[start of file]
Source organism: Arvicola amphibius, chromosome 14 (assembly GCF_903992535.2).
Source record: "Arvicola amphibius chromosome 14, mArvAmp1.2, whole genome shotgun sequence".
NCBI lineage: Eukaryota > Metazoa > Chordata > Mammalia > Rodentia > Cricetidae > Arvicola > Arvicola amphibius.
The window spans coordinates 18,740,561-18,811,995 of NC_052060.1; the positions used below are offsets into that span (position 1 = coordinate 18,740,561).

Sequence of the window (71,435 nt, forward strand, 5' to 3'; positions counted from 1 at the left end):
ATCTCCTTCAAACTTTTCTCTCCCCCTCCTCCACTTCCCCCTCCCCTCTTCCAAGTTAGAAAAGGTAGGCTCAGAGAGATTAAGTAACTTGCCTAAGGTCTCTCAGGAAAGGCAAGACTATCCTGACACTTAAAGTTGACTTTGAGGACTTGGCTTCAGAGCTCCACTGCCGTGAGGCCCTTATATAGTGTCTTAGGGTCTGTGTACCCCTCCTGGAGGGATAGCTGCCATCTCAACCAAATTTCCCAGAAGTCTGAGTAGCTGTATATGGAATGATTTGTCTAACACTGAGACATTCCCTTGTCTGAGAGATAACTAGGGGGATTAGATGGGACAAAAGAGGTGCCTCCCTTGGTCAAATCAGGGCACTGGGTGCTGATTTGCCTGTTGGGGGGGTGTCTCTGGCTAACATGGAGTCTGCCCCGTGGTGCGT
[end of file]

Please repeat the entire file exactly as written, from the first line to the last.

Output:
Source organism: Arvicola amphibius, chromosome 14 (assembly GCF_903992535.2).
Source record: "Arvicola amphibius chromosome 14, mArvAmp1.2, whole genome shotgun sequence".
NCBI lineage: Eukaryota > Metazoa > Chordata > Mammalia > Rodentia > Cricetidae > Arvicola > Arvicola amphibius.
The window spans coordinates 18,740,561-18,811,995 of NC_052060.1; the positions used below are offsets into that span (position 1 = coordinate 18,740,561).

Sequence of the window (71,435 nt, forward strand, 5' to 3'; positions counted from 1 at the left end):
ATCTCCTTCAAACTTTTCTCTCCCCCTCCTCCACTTCCCCCTCCCCTCTTCCAAGTTAGAAAAGGTAGGCTCAGAGAGATTAAGTAACTTGCCTAAGGTCTCTCAGGAAAGGCAAGACTATCCTGACACTTAAAGTTGACTTTGAGGACTTGGCTTCAGAGCTCCACTGCCGTGAGGCCCTTATATAGTGTCTTAGGGTCTGTGTACCCCTCCTGGAGGGATAGCTGCCATCTCAACCAAATTTCCCAGAAGTCTGAGTAGCTGTATATGGAATGATTTGTCTAACACTGAGACATTCCCTTGTCTGAGAGATAACTAGGGGGATTAGATGGGACAAAAGAGGTGCCTCCCTTGGTCAAATCAGGGCACTGGGTGCTGATTTGCCTGTTGGGGGGGTGTCTCTGGCTAACATGGAGTCTGCCCCGTGGTGCGT